As aforementioned, Rabid Dogs is the first film of Mario Bava's that I've seen. I've only heard legends of the director and tall tales of his filmic legacy but never examined the proof that more or less has been in plain sight most of my cinematic ascension. While hunting down various Nature attacks! films, the title Rabid Dogs caught my eye. Personally, my favorite novel is William Essex's The Pack; a novel so ferociously enjoyable that it will take a bite out of you. When eying the title, my cerebral machinations clicked and the two revealed themselves as being apposite with one another and I had to see more. Seeing that it was Bava, I thought to myself "Might as well" and thus was how I became introduced to a passionate, yet angry director. Much of Rabid Dogs deserves to be dissected and analyzed so bare with me.
Rabid Dogs opens ideally with a far-out introduction video highlighting many scenes in a retro-groove fashion of psychedelic rotoscoping. The technical score performed by Stelvio Cipriani is one of the great Italian themes of any era. I'd even go as far as to say this recurring theme tops anything the uber-popular Goblin ever created save for the theme to Buio Omega. After the groovy opening credits subside, the film begins rather abruptly with a robbery and murder of a treasurer. The robbers make their getaway but not without suffering the loss of a partner in crime. After kidnapping a young woman and holding her hostage, the film quickly adheres to a strict rape/revenge storyboard but Rabid Dogs derails quickly and unveils a much more visceral torture for you rather than cheap shock tricks dictating perversions of the flesh.
Stopping to switch cars, the crew of criminals and hostage take refuge in a car helmed by suavester Riccardo who is taking his sick and sedated child to the hospital. His bucolic visage towards being hijacked is rather unnerving and leaves an odor of mischief but you're never quite sure of what's on your mind during Rabid Dogs. You want Riccardo to show compassion and empathy but you never quite get that. Just to create an idea of how he's doing "the proper thing," the incessant female captive begins screaming and struggling which only pisses off her executioners. Using Riccardo as a pawn was a great and formal idea to show desperation as a comparative piece. His overall attitude is that of what you be should show in case you ever wind up in a similar situation. In a fit of bonding, the Doctor even gives Riccardo favors and treats him as a human, not a body shield. Rabid Dogs would serve as an informative PSA summing up with the words "Don't be a hero, kid."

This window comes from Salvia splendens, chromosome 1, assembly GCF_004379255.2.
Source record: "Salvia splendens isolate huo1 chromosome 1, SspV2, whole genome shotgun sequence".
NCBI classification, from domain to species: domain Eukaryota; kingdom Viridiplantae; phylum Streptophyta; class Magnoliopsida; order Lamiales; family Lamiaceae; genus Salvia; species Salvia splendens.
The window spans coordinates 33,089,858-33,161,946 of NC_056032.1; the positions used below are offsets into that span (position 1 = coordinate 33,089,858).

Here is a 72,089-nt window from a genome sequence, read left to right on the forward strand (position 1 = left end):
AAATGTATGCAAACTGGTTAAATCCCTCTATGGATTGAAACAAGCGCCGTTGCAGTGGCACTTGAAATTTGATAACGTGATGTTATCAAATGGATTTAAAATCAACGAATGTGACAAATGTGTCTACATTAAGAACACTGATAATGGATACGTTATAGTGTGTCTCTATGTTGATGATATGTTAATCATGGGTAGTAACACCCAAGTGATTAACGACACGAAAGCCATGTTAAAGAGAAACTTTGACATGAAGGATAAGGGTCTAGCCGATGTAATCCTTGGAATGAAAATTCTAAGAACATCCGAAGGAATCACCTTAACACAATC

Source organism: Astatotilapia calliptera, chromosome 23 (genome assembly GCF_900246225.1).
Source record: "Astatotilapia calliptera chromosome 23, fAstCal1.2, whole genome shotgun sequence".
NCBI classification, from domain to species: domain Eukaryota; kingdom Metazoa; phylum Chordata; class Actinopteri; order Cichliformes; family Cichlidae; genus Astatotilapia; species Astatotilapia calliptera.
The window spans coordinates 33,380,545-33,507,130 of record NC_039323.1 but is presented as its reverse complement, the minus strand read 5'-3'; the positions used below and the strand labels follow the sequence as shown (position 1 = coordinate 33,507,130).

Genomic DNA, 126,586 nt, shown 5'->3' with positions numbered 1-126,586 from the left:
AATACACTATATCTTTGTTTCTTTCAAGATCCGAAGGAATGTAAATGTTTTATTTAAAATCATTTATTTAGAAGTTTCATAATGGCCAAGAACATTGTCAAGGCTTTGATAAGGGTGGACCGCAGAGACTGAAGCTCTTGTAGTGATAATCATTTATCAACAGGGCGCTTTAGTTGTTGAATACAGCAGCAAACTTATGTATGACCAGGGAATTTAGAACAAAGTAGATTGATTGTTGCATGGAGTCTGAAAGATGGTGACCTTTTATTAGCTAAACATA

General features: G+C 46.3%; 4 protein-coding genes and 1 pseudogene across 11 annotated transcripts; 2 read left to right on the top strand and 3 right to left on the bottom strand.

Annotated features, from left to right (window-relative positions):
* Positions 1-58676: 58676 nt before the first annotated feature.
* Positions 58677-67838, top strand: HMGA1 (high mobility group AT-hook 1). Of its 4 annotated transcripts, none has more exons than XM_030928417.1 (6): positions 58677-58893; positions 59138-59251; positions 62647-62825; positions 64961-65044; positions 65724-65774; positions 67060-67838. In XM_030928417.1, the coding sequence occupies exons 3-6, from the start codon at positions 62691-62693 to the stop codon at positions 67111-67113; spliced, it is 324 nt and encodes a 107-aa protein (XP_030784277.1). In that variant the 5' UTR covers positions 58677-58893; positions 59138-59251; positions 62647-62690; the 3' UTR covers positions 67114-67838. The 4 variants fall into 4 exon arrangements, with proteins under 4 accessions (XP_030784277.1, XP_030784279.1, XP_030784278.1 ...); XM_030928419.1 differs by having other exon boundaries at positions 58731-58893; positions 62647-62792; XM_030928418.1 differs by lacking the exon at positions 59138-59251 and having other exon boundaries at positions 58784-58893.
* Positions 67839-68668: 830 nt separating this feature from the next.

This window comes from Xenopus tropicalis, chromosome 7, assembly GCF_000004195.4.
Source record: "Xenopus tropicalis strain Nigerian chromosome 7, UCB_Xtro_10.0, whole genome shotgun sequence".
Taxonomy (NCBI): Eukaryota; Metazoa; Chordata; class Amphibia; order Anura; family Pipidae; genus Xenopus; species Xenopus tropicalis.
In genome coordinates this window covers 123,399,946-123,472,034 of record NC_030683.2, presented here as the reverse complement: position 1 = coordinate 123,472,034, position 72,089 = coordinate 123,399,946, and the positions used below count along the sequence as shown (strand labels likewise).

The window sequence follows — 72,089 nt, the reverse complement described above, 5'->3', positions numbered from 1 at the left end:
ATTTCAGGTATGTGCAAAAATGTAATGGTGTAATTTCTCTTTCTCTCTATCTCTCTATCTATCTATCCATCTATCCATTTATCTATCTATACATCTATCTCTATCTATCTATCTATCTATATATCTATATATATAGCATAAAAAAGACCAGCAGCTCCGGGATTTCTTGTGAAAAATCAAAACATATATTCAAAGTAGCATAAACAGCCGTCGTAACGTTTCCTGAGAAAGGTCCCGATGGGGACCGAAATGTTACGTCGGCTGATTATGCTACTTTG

The Italian myth and stereotype normally incorporates the words "greasy." I've never paid enough mind to how these origins came about and the only example that springs to thought is Stallone's wop-classics - the Rambo series. Rabid Dogs takes the close-up of a sweaty face popularized by spaghetti westerns and adds a dash of madness and sexual frenzy to this formula. Our Stallone impersonator Aldo Caponi plays the maniac of the bunch. He's killed before but it seems to be an act he regrets. Later, to prove his virility, he shows signs of desensitization and offers to kill again just to prove that he is a man. He kills later out of compassion for us, the audience, but soon after vomits. I would too if I just forever silenced the most annoying female to ever be immortalized on film that isn't Fran Drescher.
Cohort Thirtytwo is an enormous fella whose preoccupation rests in sexual deviance and staring at nice sets of tits. In many scenes, his stature and figure are artistically dramatized as to show that a struggle would be useless. For most, a feeling of helplessness spreads throughout as we see Riccardo and Thirtytwo stand by each other. The criminal selection for this film is utterly amazing and only initiates the crude atmosphere that ricochets and expands. From each of the three villains, the culmination of the climax could never be expected and can never be forgot. What springs to mind after reading the basic plot summary is a minimalistic version of From Dusk Till Dawn. In case you haven't connected the dots, Tarantino is known for stealing things he likes almost like a child. Seeing as how he is the scribe behind From Dusk Till Dawn, it seems the no film is safe from his legal plagiarism.
Rabid Dogs is a film that I could spend days writing about. Each ferocious angle and note in this film is an absolute hit to me. Rabid Dogs was "lost" for years due to the deaths of producers and lack of funding. After Mario's son, Lamberto Bava, decided to alter the film and title it Kidnapped, the film lost much of the intensity. I can make this factual assumption this because the score was altered and this is a fatal mistake. I've never taken Lamberto Bava as a serious director and his only real contribution towards film was Demons but his reputation still stands as being the offspring of a legend of Italian terror. The twist ending is unbeatable in terms of holding a mirror to the nature of humanity. Nothing screams crime classic like this quintessential car caper. Rabid Dogs is the perfect introductory piece of raw film making from a director whose eye's scream violence and express a fervor for constructing neo-realism.